A participant asked if the profitability was assessed related to the length of the chain. The longer the chain the higher the markup has to be, which could cause a collapse. In response to this, Joan indicated that this is indeed a next step. The final question related to losses at the lower end of the chain. The response was that this is part of the tipping point that will be investigated.

 

Following this, Felicjan Rydzak (see photo) presented the paper Building Understanding of Organisational Change,which was co-authored by Paul Monus.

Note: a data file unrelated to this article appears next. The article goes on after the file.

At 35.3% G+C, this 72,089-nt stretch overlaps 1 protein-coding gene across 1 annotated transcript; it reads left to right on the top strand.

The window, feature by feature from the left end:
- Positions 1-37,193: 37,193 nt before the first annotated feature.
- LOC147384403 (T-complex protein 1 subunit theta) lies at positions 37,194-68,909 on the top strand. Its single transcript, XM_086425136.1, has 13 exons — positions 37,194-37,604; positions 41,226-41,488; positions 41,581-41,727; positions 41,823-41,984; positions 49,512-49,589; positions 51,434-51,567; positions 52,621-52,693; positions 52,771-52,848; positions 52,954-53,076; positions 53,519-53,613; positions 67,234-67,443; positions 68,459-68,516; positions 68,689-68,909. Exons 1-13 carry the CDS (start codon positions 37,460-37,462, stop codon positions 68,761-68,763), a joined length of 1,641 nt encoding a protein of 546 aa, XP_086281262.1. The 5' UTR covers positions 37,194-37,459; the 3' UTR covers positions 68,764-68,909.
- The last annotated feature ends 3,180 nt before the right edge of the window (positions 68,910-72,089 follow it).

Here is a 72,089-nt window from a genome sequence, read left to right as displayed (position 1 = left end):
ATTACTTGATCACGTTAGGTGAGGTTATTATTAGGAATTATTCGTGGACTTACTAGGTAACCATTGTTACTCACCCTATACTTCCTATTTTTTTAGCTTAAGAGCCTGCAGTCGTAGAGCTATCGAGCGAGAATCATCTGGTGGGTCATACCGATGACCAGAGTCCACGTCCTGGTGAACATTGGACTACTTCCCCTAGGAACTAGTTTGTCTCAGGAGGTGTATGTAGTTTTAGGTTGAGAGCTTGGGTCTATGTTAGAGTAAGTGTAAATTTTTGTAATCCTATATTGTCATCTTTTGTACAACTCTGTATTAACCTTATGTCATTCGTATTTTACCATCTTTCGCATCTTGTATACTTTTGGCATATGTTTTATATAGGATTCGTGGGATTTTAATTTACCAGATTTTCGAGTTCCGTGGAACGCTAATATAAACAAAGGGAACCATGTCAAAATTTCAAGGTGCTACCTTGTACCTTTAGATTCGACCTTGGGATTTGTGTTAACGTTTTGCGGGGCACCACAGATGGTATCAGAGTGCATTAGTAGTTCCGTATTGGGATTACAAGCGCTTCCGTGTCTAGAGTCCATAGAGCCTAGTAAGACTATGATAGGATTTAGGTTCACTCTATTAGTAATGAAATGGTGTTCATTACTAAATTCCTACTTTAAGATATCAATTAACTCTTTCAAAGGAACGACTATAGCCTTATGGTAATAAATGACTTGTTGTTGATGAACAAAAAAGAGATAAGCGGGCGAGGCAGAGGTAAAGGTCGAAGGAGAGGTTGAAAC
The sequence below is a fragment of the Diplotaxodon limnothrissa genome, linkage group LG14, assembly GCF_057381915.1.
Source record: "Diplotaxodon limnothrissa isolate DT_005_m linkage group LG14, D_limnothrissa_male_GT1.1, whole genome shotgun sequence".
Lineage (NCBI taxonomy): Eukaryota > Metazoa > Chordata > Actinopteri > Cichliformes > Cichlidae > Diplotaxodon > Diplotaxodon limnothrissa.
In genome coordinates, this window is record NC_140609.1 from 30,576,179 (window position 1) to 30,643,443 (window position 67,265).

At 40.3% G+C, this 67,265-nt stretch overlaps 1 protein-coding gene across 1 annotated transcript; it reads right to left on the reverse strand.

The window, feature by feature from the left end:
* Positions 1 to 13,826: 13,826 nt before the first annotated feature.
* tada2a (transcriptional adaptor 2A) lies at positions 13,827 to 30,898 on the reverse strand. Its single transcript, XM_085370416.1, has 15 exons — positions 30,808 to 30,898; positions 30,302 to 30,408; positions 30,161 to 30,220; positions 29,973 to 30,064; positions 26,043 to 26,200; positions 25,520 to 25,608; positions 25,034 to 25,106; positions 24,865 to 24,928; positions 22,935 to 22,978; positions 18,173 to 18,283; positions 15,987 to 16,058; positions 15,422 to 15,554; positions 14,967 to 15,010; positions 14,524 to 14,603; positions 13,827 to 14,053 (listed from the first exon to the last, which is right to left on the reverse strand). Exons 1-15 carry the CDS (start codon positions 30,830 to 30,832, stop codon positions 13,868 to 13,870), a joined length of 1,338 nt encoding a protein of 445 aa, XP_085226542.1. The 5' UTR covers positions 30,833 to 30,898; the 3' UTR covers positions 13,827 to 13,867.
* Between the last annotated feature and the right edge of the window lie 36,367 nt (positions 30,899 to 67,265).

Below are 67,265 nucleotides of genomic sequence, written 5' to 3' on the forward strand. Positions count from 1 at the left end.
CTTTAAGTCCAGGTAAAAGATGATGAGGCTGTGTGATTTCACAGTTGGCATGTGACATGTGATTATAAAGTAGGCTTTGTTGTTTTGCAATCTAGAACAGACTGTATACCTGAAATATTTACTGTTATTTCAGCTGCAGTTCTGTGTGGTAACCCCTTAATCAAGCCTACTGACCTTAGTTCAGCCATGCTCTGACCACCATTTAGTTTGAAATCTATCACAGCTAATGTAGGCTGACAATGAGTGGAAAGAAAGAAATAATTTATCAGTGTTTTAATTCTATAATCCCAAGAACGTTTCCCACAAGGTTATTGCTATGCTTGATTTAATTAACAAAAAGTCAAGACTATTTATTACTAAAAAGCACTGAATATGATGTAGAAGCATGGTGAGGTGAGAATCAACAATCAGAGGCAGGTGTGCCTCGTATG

The presentation concerned part of a project being carried out for an oil company. The company is conducting a process of organisational change in order to achieve personal safety, process safety, environmental management and operational excellence. Kotter’s eight stage process for organisational change was used as the basis of a model and simulator which have been developed by the authors. The stages are establishing a sense of urgency, creating the guiding coalition, developing a vision and strategy, communicating the change vision, empowering employees, generating short term wins, consolidating gains, and anchoring new approaches. However, a dilemma for managers is whether they should concentrate on current performance or on the transformation process. The simulator shows that a focus on daily production leads to unsustainable change and in a case of focus on transformation the ‘worse before better’ effect is experienced. By trying to focus on both and also by taking the systemic insights, the company tries to get out of the capability trap. Specially designed tools help with transformation. One question was related to the fact that oil company employees change jobs every two years, which makes it difficult to tolerate a ‘worse before better’ effect, and continuous improvement is therefore necessary. This was supported by the presenter. Another problem is willingness to work on improvements. Large projects are often very discouraging. Thus, it is necessary to start with small improvements in order to reinforce ownership and attention to defects elimination.